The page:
Long gone were the days of trusting the current crop of players to take their promotion-winning understanding to new heights. A fresh summer binge that saw them land ten new loan signings (see chart on the right), the most in the entire league. Close ties to Atlético Madrid - QPG retain 32% ownership of the Spanish giants - saw the likes of the highly rated Nehuén Pérez and Nicolás Schiappacasse arrive from the Wanda Metropolitano on loan.
Wolverhampton Wanderers contributed to the newcomers’ cause with a temporary switch for Roderick Miranda, as well as a free transfer for current starting XI mainstay Pedro Gonçalves. Famalicão wasted little time in swooping for Braga pair Fábio Martins and João Neto, also taking their shopping back out to Spain by agreeing loan deals for Valencia’s Alex Centelles, Uros Racic and ex-cantera product Toni Martínez, coming in from West Ham United.
Mendes at the wheel
Benfica duo Guga and Diogo Gonçalves were added to the signings of Porto’s Vaná and even Stoke City’s Josh Tymon, having worked with Sousa in his time as Hull City assistant manager. The quality had undoubtedly been upped and, without having to think too much, the movements were largely due to the influence of one man - Jorge Mendes - notoriously known for operating within the aforementioned clubs.
The super-agent’s fingerprints have led to sporadic volumes of success, more recently in the Premier League with Wolves, and Famalicão have certainly drawn inspiration from the Midlands club in their eye-catching start to their comeback season, 25 years later.
Unbeaten in five games, claiming four victories and leading the title holders by a single point, portions of the Famalicão faithful will be feeling like they owe their transformation to the new ownership, responsible for upping the club’s wage bill to the highest outside the habitual top four. In turn, QPG have increased their grip on the club from 51% to 85%, opening space for further debate about whether more clubs should be looking to do the same.
Tradition makes takeovers a very sensitive subject within the Portuguese footballing realm, even in an era where the gulf between Europe’s richest clubs and the financial realities of the Primeira Liga are as big as they have ever been. Mere name changes to stadiums and club facilities, baby food for the likes operating in England and Germany, can be thorny.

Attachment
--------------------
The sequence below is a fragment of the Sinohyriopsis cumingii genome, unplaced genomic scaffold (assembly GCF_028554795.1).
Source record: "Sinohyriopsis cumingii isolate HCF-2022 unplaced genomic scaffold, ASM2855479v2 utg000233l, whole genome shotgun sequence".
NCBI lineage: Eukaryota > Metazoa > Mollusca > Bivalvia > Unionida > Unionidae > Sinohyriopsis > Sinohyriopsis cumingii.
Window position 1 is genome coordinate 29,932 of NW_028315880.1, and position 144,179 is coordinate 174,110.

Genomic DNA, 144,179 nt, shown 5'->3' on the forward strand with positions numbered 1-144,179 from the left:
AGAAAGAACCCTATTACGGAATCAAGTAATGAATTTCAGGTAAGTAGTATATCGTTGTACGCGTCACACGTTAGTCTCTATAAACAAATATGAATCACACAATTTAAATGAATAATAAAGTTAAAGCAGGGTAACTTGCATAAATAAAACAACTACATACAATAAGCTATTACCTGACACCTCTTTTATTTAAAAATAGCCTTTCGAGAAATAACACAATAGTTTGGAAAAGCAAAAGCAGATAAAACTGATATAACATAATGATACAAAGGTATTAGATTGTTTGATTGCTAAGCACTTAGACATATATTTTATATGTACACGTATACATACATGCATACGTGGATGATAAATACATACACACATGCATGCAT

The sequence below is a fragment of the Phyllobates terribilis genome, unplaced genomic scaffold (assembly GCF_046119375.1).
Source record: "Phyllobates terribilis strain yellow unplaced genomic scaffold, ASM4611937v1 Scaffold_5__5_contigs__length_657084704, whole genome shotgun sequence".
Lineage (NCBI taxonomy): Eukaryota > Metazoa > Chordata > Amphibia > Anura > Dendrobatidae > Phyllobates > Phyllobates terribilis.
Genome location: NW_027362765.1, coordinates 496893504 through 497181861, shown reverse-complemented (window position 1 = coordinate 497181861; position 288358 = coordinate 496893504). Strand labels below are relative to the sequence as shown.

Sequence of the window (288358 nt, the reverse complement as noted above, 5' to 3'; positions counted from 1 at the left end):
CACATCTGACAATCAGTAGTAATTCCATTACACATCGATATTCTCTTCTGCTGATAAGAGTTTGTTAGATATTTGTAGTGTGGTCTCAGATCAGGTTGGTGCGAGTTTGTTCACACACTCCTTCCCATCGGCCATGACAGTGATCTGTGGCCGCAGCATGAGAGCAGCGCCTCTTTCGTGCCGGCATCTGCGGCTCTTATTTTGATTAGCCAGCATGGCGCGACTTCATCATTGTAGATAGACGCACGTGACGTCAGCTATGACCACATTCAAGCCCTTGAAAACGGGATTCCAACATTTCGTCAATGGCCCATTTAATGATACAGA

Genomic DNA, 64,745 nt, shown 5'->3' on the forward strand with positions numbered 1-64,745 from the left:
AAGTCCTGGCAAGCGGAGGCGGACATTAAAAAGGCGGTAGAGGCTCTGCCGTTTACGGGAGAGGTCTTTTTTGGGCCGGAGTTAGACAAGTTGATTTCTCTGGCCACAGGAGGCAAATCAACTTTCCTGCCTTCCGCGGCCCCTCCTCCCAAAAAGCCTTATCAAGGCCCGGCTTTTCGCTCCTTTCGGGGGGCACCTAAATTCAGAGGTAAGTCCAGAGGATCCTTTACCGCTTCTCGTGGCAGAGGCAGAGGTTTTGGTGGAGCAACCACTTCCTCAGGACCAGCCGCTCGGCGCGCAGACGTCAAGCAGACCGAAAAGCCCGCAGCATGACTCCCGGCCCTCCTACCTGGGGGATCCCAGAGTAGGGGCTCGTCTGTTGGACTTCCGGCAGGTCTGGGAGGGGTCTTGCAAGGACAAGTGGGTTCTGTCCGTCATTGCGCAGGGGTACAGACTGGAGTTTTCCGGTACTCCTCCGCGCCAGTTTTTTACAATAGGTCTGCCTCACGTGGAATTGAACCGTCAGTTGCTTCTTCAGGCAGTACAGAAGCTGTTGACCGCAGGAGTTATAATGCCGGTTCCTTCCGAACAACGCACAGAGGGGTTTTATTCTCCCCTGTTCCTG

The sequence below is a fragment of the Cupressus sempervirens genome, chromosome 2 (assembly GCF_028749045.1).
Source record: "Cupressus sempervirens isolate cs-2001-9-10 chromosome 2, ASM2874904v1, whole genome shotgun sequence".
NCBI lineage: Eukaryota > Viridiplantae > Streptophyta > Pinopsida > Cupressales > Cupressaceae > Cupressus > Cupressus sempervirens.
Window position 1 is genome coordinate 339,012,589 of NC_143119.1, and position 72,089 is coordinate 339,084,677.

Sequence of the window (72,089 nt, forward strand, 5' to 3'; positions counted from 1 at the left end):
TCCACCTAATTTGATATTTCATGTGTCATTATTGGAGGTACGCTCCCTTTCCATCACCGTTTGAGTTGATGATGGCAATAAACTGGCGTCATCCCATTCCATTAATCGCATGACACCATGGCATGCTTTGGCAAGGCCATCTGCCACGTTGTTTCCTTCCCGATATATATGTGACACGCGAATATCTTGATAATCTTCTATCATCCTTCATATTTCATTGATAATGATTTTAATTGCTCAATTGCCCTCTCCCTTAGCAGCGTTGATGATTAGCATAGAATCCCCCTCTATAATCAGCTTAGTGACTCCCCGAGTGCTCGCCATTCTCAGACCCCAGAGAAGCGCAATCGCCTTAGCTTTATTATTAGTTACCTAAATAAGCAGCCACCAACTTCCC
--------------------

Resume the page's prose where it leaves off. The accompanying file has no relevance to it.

But just how much of that could change if Famalicão continue to defy the odds and upset the natural order of the Primeira Liga?
For the smaller clubs, kept at bay by a financial and competitive creek of their own versus Benfica, Porto, Sporting and co., seeing Famalicão’s ownership model work should, in theory, encourage more teams to adopt the northern outfit's model and subsequently aim to make the division more competitive. Even those at the very top of the food chain, naturally more attractive to potential buyers, can grow tempted in the face of crippling old-age debts and difficulties to compete in Europe.
Of course, there are good, sensible owners and more irrational and unlikable chiefs out there, forming the conundrum that many fans and club members have when talking about relinquishing full control. Even those that come good, as businessman, change strategies that don’t always align with the ambitions fans feel a club should have.
In a nation with little more than 10 million people but a footballing history as rich as any, the prospect for a more prosperous and competitive division is certainly there and Famalicão could well be its gateway.
By Patrick Ribeiro